This past year has taught me so much. I have interviewed for so many positions and met so many people, I have been turned down for every position I apply for. Since departing from foster care I have substitute taught, I have obtained full time employment twice and part time employment once since then. Circumstances have consistently driven me out of the positions I have been given. All this time has given me the opportunity to focus on areas of life that have previously been neglected and would still be had I gotten right back into full time employment. Did I mention that my third child was born in April, 2019 amid what felt like total chaos. These realities have been exactly what I needed, giving me time to focus on what I needed to focus on all along.
God, and my faith, my spiritual life, has received attention. My relationships and what I understand to be my role in them has been given attention. Literally the challenge and the struggle has strengthened me and my family. How invaluable it is to be able to be with all my children, wouldn’t have been possible without the circumstances I cannot control. I have enrolled in Graduate School because of my new founded opportunity. I have applied for positions I thought I needed, Probation officer, victim witness advocate, county wide administrator of the SNAP program. It’s comical, how absurd this life is. I wouldn’t trade this life for anything. I love my children and wife with all my heart and couldn’t ask for anything more. Except maybe a career. Old habits die hard.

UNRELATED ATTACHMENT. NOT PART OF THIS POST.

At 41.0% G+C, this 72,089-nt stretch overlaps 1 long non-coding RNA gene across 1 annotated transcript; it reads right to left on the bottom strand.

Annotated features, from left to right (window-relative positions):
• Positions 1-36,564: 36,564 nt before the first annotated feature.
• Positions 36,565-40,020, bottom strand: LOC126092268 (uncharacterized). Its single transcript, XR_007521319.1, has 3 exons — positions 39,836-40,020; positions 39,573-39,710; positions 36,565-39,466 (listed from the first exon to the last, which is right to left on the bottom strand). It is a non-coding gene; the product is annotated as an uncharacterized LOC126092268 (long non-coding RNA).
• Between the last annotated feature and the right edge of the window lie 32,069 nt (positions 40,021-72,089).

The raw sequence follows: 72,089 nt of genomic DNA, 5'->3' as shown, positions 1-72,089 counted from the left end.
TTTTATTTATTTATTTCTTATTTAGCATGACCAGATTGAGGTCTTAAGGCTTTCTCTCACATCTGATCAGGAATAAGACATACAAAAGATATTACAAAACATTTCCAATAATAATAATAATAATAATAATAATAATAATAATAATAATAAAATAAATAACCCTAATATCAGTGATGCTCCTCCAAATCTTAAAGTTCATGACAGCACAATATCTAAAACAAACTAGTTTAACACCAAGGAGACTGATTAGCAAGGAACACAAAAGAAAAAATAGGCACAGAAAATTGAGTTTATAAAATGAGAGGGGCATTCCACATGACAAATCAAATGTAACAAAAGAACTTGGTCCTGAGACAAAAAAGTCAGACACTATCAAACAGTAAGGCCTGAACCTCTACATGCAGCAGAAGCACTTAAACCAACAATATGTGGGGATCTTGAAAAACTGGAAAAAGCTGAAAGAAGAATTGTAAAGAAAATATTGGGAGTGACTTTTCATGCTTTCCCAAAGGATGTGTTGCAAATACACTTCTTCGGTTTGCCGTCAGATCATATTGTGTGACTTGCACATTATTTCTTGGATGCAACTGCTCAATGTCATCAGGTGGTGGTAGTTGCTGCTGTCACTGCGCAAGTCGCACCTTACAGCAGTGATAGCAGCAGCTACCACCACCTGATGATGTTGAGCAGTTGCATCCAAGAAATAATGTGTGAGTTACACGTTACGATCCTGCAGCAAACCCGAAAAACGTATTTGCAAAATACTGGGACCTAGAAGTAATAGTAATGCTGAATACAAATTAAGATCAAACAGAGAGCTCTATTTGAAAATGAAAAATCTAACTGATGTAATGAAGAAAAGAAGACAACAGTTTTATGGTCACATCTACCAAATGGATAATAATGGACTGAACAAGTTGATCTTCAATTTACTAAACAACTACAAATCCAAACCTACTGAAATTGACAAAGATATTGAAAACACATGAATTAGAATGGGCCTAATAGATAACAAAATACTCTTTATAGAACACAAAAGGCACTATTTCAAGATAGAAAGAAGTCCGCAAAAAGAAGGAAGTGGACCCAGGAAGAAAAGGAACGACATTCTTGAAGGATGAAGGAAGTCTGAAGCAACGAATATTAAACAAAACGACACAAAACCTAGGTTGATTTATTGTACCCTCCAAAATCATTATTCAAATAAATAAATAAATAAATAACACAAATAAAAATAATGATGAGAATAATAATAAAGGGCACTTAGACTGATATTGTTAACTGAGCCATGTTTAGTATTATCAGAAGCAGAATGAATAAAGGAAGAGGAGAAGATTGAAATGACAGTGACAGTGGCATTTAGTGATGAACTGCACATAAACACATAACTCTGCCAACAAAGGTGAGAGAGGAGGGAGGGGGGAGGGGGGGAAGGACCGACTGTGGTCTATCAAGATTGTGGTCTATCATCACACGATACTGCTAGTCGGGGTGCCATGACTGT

So here I stand with new found resolve hardened by struggle and uncertainty. My resume has never looked better, I am perfecting myself and falling in love with hobbies again. This blog is one of them. I’m studying all manner of things, online marketing and blog monetization. I’m looking forward and setting up my graduate school online classes. I’m working on being intentionally loving, caring and kind to my wife and kids. Imagine if I was coming home from a job I hate everyday.
Final Thought: Stare fearlessly into the abyss of the unknown and jump.